Perhaps I had acted without wisdom in some respects. I enjoyed food thoroughly and now and again, disregarded my parents’ counsel to eat a little less.

Puberty hit and stretch marks became permanent visitors. You know, the kinds that show up unannounced and have no immediate plans of vacating your space. I didn’t like them. I didn’t like that they spread out on my arms without regard for my feelings. I didn’t like that they were there. I didn’t like that I didn’t take my mother’s soft and flawless arms. I didn’t like that they didn’t respond to cocoa butter, shea butter, aloe vera, stretch mark creams and soaps, and the ultimate, bio-oil. It broke my heart when one day in boarding school, I discovered that my bio-oil had disappeared from my locker. Where and how was I to find it?

The morning before mass one Sunday morning, I wanted to dress up in a pretty sleeveless dress. It had a white background and was adorned with green, turquoise blue, and black designs. I examined my appearance in the mirror and did not like what I saw. Because I didn’t want anyone looking at those crooked lines, I promptly found my mother’s leftover foundation and poured some of the brown liquid onto my palm. Smoothing it over both sides of my upper arm, I nodded, satisfied with the result.

I grew up in a happy home and knew that I was loved fiercely. I believed that true beauty resided on the inside yet I knew that appearance mattered.

In the weeks leading up to my graduation from secondary school, I enlisted my mother’s help as my coach in my quest to become more fit. My father and siblings cheered me on and my mother and I bonded. I was satisfied with the outcome of that exercise and felt beautiful on the day I graduated. I felt even better, knowing that I had done my parents proud by winning prizes.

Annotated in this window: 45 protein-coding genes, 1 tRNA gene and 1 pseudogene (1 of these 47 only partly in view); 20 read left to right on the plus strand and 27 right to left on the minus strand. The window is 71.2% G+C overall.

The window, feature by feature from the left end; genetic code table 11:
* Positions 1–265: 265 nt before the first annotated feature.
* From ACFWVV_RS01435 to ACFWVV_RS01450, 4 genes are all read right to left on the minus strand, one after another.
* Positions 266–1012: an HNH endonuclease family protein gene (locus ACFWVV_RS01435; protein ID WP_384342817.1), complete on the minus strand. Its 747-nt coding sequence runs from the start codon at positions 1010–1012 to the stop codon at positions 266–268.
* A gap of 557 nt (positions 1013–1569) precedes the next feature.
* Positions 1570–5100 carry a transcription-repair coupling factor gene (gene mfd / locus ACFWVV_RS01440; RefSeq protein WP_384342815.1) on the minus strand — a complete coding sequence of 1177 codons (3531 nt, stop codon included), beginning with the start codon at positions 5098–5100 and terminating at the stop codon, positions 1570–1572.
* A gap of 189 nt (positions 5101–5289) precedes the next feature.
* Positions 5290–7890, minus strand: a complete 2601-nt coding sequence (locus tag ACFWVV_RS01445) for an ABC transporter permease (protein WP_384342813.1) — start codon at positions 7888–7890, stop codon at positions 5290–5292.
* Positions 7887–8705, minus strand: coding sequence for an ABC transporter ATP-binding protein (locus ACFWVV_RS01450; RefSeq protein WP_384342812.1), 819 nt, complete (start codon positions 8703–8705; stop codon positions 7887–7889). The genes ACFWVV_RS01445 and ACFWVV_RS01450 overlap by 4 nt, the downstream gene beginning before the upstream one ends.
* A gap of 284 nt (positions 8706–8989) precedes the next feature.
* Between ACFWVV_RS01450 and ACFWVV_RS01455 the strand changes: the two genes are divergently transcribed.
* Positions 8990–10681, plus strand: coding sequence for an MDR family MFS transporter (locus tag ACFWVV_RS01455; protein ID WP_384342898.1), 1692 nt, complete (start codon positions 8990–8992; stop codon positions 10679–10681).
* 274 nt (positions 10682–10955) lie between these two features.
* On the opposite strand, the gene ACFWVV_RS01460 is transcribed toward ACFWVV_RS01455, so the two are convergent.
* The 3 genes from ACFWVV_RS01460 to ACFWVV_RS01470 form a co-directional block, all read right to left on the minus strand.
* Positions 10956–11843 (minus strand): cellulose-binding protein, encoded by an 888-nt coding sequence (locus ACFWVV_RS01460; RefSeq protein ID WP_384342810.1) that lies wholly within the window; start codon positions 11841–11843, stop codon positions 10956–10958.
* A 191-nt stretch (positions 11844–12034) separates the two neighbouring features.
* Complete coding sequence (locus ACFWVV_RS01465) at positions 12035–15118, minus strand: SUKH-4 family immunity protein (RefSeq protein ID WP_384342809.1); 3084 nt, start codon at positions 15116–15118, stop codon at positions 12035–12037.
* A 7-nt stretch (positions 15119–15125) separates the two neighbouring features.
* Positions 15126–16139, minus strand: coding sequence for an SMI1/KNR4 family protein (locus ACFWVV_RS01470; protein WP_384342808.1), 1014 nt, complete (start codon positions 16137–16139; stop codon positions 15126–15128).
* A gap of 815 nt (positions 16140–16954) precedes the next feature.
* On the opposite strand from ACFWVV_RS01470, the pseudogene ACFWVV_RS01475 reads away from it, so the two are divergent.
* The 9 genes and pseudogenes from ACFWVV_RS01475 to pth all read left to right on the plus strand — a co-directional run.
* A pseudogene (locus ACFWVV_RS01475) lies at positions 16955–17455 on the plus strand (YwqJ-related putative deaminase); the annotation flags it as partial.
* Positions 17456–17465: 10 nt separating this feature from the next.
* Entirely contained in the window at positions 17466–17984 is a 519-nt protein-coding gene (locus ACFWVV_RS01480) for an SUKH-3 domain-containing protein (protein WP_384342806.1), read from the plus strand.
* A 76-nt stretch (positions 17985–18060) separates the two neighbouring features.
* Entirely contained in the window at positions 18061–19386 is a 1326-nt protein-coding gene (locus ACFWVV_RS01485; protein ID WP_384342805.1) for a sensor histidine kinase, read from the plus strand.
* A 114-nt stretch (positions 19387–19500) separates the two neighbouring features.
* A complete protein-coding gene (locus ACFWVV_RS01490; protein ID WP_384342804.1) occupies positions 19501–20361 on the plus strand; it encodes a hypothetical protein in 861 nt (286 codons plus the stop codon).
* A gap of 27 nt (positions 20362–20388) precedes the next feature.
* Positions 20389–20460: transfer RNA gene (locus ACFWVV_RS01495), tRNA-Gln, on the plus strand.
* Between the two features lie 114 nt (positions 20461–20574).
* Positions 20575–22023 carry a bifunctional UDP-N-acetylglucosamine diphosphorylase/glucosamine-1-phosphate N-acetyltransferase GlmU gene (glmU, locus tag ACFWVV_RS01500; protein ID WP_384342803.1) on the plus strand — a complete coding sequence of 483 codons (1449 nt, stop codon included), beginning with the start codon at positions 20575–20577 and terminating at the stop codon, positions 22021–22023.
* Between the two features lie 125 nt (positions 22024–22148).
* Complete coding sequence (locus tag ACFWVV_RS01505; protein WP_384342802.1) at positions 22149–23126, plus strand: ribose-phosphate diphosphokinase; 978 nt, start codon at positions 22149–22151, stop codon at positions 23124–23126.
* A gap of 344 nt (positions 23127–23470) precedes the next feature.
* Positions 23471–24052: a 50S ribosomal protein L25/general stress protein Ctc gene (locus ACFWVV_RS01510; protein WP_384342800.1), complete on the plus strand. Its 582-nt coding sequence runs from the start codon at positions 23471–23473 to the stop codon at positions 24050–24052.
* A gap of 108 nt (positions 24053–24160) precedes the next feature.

I think something profound shifted after those years. Perhaps the hormones wore off and I could think and see more clearly. Beauty had never been something I had always thought about with a standard in mind. For me and for others, being presentable was all that mattered.

An important part of growing old is growing up. This is the area where many of us fall down. It has taken seeing myself through God’s eyes to get to the place of true beauty, one that never fades.

I also believe I became inspired by people who regarded themselves with admiration and considered it normal. As a person who is always looking to do better and be better, I find it difficult sometimes to hush and say “I like where I am and who I am.” I fear complacency. I don’t like or want to be ordinary and so I’m constantly looking for ways to improve. But without knowing it and through God’s help, I found myself with people who affirmed me out of love. Find those people. Keep them. Be them.

In a previous post, I outlined my qualms with society’s idea of self-love. Out of love, not spite, my parents cautioned me when I overate and it would have done me good if I listened. We all know that excess weight predisposes us to coronary diseases. It is my firm belief that self-control is an act of love, even towards self.

I owe the person I am today to all of my experiences. I don’t want a filtered, airbrushed type of beauty. I want the crooked-nosed, gap-toothed, sun-beaten type of beauty. Beauty was never meant to be just superficial. Beauty was meant to orient man towards heaven, towards the author of beauty. I want the kind of beauty that wells up like a spring, from within.

If my stretch marks disappeared overnight, I’d miss them. They have greeted my eyes every morning for years now, and have taught me a great many things about what fills a person with beauty and grace.

Quiet the chaos and clothe yourself with dignity and strength. According to Pope Benedict XVI, you are willed, you are loved, and you are necessary. Believing any less would be selling yourself short.